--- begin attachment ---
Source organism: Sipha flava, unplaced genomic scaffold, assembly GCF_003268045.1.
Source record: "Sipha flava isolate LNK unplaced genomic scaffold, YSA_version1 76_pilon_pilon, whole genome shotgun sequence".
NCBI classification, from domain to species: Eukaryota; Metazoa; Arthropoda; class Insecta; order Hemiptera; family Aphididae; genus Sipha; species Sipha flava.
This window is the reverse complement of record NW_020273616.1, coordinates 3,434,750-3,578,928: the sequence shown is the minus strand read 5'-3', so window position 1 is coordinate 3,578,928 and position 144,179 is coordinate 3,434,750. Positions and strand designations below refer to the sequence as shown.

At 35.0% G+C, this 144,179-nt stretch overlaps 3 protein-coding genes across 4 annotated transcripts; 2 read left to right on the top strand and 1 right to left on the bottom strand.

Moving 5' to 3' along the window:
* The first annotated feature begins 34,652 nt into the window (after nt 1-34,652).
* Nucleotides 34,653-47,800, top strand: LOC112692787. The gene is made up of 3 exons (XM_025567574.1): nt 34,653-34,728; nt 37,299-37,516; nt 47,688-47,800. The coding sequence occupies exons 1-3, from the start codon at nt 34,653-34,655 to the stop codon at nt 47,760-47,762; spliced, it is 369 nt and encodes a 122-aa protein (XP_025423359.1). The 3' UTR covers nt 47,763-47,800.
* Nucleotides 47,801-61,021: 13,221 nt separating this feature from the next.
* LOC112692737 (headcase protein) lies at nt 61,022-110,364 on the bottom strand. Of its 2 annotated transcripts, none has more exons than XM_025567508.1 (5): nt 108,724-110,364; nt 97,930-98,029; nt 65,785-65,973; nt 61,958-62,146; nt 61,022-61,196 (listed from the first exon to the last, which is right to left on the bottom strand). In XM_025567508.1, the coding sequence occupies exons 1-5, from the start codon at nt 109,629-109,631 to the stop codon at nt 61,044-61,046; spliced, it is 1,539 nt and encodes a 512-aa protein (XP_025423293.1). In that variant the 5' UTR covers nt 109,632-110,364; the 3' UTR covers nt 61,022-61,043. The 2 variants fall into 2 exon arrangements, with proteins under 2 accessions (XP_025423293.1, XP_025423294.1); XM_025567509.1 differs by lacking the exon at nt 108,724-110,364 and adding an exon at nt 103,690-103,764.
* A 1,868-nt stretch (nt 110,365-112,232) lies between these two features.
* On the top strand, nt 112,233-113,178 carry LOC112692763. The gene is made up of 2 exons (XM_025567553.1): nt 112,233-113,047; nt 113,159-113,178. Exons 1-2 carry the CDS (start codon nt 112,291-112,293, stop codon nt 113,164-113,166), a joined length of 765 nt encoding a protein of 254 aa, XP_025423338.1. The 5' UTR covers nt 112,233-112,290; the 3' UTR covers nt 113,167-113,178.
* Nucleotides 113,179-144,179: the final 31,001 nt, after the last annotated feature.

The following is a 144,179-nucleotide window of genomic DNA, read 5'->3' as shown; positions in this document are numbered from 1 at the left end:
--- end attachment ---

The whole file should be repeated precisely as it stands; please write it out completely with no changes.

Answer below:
Source organism: Sipha flava, unplaced genomic scaffold, assembly GCF_003268045.1.
Source record: "Sipha flava isolate LNK unplaced genomic scaffold, YSA_version1 76_pilon_pilon, whole genome shotgun sequence".
NCBI classification, from domain to species: Eukaryota; Metazoa; Arthropoda; class Insecta; order Hemiptera; family Aphididae; genus Sipha; species Sipha flava.
This window is the reverse complement of record NW_020273616.1, coordinates 3,434,750-3,578,928: the sequence shown is the minus strand read 5'-3', so window position 1 is coordinate 3,578,928 and position 144,179 is coordinate 3,434,750. Positions and strand designations below refer to the sequence as shown.

At 35.0% G+C, this 144,179-nt stretch overlaps 3 protein-coding genes across 4 annotated transcripts; 2 read left to right on the top strand and 1 right to left on the bottom strand.

Moving 5' to 3' along the window:
* The first annotated feature begins 34,652 nt into the window (after nt 1-34,652).
* Nucleotides 34,653-47,800, top strand: LOC112692787. The gene is made up of 3 exons (XM_025567574.1): nt 34,653-34,728; nt 37,299-37,516; nt 47,688-47,800. The coding sequence occupies exons 1-3, from the start codon at nt 34,653-34,655 to the stop codon at nt 47,760-47,762; spliced, it is 369 nt and encodes a 122-aa protein (XP_025423359.1). The 3' UTR covers nt 47,763-47,800.
* Nucleotides 47,801-61,021: 13,221 nt separating this feature from the next.
* LOC112692737 (headcase protein) lies at nt 61,022-110,364 on the bottom strand. Of its 2 annotated transcripts, none has more exons than XM_025567508.1 (5): nt 108,724-110,364; nt 97,930-98,029; nt 65,785-65,973; nt 61,958-62,146; nt 61,022-61,196 (listed from the first exon to the last, which is right to left on the bottom strand). In XM_025567508.1, the coding sequence occupies exons 1-5, from the start codon at nt 109,629-109,631 to the stop codon at nt 61,044-61,046; spliced, it is 1,539 nt and encodes a 512-aa protein (XP_025423293.1). In that variant the 5' UTR covers nt 109,632-110,364; the 3' UTR covers nt 61,022-61,043. The 2 variants fall into 2 exon arrangements, with proteins under 2 accessions (XP_025423293.1, XP_025423294.1); XM_025567509.1 differs by lacking the exon at nt 108,724-110,364 and adding an exon at nt 103,690-103,764.
* A 1,868-nt stretch (nt 110,365-112,232) lies between these two features.
* On the top strand, nt 112,233-113,178 carry LOC112692763. The gene is made up of 2 exons (XM_025567553.1): nt 112,233-113,047; nt 113,159-113,178. Exons 1-2 carry the CDS (start codon nt 112,291-112,293, stop codon nt 113,164-113,166), a joined length of 765 nt encoding a protein of 254 aa, XP_025423338.1. The 5' UTR covers nt 112,233-112,290; the 3' UTR covers nt 113,167-113,178.
* Nucleotides 113,179-144,179: the final 31,001 nt, after the last annotated feature.

The following is a 144,179-nucleotide window of genomic DNA, read 5'->3' as shown; positions in this document are numbered from 1 at the left end: